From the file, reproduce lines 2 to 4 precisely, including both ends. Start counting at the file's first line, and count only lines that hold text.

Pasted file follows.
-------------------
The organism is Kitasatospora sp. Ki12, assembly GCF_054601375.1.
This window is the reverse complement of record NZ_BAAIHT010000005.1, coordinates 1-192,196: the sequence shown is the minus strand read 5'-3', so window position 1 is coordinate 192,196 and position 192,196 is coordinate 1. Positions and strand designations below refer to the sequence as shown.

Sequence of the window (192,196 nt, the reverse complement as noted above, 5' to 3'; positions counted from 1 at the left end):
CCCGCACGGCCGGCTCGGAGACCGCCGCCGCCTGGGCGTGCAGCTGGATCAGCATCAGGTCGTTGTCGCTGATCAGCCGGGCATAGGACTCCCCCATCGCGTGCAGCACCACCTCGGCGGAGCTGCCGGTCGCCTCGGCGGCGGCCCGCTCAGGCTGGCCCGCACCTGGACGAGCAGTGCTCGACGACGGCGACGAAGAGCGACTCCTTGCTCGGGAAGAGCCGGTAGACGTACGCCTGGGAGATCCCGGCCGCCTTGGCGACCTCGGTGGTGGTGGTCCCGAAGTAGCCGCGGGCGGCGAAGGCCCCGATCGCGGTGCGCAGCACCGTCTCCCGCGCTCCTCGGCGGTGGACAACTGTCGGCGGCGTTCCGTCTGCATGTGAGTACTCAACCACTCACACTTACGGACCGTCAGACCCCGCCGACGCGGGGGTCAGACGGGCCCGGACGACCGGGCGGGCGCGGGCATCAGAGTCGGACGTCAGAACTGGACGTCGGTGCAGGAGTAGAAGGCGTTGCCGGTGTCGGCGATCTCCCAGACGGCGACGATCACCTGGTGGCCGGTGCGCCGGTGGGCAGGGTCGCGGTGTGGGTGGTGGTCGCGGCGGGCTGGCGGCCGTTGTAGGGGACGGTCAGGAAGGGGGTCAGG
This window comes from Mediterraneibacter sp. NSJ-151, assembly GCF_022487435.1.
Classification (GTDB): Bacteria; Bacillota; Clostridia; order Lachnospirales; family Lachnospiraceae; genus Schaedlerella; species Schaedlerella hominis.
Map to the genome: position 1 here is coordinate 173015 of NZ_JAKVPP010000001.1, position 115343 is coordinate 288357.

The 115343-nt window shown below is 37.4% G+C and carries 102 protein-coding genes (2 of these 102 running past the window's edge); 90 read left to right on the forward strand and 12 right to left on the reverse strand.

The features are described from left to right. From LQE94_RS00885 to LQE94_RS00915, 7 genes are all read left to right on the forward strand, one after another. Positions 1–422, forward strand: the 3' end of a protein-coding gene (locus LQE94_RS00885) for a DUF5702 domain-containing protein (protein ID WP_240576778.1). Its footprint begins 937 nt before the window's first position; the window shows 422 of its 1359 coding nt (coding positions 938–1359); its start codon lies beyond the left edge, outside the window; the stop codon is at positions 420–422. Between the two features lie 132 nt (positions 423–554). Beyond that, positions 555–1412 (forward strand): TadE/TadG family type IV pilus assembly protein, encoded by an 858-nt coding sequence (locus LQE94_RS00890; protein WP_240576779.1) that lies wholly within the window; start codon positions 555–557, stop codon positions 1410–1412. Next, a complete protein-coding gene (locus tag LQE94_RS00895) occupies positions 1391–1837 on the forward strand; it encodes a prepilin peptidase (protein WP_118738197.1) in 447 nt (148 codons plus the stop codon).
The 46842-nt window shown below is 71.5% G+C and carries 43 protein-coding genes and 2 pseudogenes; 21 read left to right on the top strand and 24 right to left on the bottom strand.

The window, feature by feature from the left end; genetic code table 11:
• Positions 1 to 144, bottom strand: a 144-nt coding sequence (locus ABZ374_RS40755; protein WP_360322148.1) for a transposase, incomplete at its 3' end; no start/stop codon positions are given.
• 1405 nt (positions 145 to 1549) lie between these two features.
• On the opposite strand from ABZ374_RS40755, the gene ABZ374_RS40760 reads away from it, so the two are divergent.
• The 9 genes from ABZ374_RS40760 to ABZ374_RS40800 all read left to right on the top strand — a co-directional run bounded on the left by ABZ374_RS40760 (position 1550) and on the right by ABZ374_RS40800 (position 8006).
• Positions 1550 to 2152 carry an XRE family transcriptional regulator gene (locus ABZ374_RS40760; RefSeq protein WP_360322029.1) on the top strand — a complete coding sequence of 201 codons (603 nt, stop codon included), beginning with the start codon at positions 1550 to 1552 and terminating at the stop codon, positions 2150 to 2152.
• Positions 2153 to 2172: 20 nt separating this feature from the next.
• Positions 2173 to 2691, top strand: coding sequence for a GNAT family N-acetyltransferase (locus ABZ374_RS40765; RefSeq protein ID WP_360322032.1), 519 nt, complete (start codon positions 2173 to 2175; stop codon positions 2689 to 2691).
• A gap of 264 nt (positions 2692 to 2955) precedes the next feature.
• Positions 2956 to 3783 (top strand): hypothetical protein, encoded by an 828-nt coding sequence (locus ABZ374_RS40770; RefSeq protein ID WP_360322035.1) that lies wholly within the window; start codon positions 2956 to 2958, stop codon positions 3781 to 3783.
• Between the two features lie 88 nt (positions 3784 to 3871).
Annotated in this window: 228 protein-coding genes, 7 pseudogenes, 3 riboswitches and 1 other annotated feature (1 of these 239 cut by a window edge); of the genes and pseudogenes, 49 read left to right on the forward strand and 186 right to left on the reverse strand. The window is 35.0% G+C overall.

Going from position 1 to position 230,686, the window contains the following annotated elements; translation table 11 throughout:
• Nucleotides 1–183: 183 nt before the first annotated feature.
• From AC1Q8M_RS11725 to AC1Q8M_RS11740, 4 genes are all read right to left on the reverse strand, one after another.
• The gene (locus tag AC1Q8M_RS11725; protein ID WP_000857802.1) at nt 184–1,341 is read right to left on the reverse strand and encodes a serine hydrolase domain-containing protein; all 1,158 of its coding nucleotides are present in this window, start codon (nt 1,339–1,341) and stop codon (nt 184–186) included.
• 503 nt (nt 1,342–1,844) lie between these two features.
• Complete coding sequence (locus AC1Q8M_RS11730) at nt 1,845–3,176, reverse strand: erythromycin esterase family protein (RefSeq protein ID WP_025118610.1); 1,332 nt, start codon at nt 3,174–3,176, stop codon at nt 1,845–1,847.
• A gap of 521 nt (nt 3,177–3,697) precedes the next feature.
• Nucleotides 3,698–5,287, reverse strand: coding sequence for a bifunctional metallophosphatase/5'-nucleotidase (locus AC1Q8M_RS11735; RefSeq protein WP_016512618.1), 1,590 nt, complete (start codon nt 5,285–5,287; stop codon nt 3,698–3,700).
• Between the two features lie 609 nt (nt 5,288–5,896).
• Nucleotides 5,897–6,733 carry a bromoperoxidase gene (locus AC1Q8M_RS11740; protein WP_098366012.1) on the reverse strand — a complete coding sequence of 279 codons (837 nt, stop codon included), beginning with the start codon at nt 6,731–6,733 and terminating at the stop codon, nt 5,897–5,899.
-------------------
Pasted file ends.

This window is the reverse complement of record NZ_BAAIHT010000005.1, coordinates 1-192,196: the sequence shown is the minus strand read 5'-3', so window position 1 is coordinate 192,196 and position 192,196 is coordinate 1. Positions and strand designations below refer to the sequence as shown.

Sequence of the window (192,196 nt, the reverse complement as noted above, 5' to 3'; positions counted from 1 at the left end):
CCCGCACGGCCGGCTCGGAGACCGCCGCCGCCTGGGCGTGCAGCTGGATCAGCATCAGGTCGTTGTCGCTGATCAGCCGGGCATAGGACTCCCCCATCGCGTGCAGCACCACCTCGGCGGAGCTGCCGGTCGCCTCGGCGGCGGCCCGCTCAGGCTGGCCCGCACCTGGACGAGCAGTGCTCGACGACGGCGACGAAGAGCGACTCCTTGCTCGGGAAGAGCCGGTAGACGTACGCCTGGGAGATCCCGGCCGCCTTGGCGACCTCGGTGGTGGTGGTCCCGAAGTAGCCGCGGGCGGCGAAGGCCCCGATCGCGGTGCGCAGCACCGTCTCCCGCGCTCCTCGGCGGTGGACAACTGTCGGCGGCGTTCCGTCTGCATGTGAGTACTCAACCACTCACACTTACGGACCGTCAGACCCCGCCGACGCGGGGGTCAGACGGGCCCGGACGACCGGGCGGGCGCGGGCATCAGAGTCGGACGTCAGAACTGGACGTCGGTGCAGGAGTAGAAGGCGTTGCCGGTGTCGGCGATCTCCCAGACGGCGACGATCACCTGGTGGCCGGTGCGCCGGTGGGCAGGGTCGCGGTGTGGGTGGTGGTCGCGGCGGGCTGGCGGCCGTTGTAGGGGACGGTCAGGAAGGGGGTCAGG